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Title: Forging Fukuoka: Locality and Development in Modern Japan
Authors: Eason, Paul
Advisors: Garon, Sheldon M
Contributors: History Department
Keywords: Economic Development
Urban History
Subjects: Asian history
Asian studies
Issue Date: 2012
Publisher: Princeton, NJ : Princeton University
Abstract: This dissertation examines the development of the city of Fukuoka, on the island of Kyushu in southwestern Japan, from its incorporation in 1889 to the closing years of the twentieth century. It analyzes how national trends played out in a regional context, complicating existing narratives of the Japanese developmental model. Far away from Japan's center, Fukuoka's shift from nondescript provincial town to regional metropolis, all while failing to develop a significant industrial base and receiving little direct attention or help from the powerful national bureaucracy, was neither inevitable nor linear. The case of Fukuoka suggests the need to rethink the significance of local and regional distinctions in postwar Japan, and the limitations of reducing modern Japan's history to one single aggregate narrative. It also elucidates the empowerment of localities in the postwar period, documenting the increasing sophistication and scope of local authority alongside its limitations. Chapter One examines the history of Fukuoka from its formation through the first two decades of the twentieth century, including the long premodern and early modern histories of the city that affected its modern development. Chapter Two chronicles the focus on developing the city's port to accelerate economic development during the Interwar period, and the gulf between policies fixated on industrialization and the city's heavily commercial economic base. The dislocation and destruction created by wartime mobilization and the 1945 firebombing of Fukuoka effectively upended the political and economic structures in place up to 1945. The postwar era from 1945 to the early 1980s is the focus of Chapters Three and Four. Through clever and ambitious planning coupled with shifts in Japan's political and economic structures, Fukuoka embraced its role as a "service economy" well before it became a model in development planning and policy. Local autonomy allowed for sophisticated planning models, but the city struggled to promote civic engagement among its citizens. Chapter Five examines the resilience of Fukuoka's economic and planning models in the face of Japan's post-bubble economic and demographic problems. The Epilogue considers the state of contemporary Japan and the potential to resolve underlying problems that collectively affect Fukuoka, Kyushu, and Japan.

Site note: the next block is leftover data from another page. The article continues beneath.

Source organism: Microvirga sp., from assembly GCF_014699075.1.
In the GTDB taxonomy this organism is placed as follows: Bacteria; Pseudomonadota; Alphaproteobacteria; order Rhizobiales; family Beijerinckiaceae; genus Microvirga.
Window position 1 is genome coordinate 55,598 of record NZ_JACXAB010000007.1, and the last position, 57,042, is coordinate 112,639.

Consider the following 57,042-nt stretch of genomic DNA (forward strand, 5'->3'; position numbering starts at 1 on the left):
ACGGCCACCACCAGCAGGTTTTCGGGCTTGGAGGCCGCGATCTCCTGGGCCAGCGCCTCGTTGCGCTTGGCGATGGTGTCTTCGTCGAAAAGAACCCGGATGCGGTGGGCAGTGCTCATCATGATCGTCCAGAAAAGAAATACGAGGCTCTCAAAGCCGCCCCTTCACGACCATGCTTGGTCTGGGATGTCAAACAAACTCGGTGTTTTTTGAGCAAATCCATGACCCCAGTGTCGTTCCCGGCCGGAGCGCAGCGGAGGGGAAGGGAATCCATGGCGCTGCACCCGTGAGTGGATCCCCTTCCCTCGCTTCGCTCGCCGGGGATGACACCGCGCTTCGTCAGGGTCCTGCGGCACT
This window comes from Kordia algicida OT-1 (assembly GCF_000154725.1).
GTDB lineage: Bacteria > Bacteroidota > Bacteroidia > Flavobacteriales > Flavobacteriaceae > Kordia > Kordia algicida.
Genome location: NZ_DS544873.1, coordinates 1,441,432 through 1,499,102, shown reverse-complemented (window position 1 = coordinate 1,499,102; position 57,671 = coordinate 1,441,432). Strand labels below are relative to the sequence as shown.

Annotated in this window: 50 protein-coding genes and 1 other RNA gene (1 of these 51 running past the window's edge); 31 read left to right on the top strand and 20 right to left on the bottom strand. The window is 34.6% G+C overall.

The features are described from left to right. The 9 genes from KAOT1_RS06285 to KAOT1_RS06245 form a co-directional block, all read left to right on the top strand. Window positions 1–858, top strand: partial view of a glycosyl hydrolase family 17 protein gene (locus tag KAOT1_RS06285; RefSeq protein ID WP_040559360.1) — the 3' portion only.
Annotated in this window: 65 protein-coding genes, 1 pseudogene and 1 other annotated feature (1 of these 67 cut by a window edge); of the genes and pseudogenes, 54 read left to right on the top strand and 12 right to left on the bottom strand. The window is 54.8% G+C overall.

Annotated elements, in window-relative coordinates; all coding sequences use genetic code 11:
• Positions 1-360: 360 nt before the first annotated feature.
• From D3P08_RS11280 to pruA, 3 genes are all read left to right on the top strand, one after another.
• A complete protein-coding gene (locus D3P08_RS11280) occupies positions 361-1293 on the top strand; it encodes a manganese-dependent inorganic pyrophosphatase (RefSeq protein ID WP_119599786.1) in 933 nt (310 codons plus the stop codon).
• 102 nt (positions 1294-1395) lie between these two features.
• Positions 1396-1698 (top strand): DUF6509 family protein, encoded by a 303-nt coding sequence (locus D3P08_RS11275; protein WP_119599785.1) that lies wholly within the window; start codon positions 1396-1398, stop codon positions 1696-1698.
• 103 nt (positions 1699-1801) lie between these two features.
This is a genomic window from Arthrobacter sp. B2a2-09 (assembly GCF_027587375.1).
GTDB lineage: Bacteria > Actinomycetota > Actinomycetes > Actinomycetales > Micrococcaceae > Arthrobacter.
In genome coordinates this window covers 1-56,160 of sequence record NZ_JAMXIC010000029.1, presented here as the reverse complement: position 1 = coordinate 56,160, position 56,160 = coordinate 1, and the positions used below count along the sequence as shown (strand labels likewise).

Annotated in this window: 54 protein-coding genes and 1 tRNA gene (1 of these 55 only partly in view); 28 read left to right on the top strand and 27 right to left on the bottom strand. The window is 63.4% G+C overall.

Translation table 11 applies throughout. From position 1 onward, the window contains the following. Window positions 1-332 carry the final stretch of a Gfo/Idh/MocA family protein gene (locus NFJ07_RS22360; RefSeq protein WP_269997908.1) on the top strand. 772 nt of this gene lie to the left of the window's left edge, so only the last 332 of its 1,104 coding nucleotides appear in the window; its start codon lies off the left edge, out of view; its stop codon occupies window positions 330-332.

Alternate format: The Mudd Manuscript Library retains one bound copy of each dissertation. Search for these copies in the library's main catalog
Type of Material: Academic dissertations (Ph.D.)
Language: en
Appears in Collections:History

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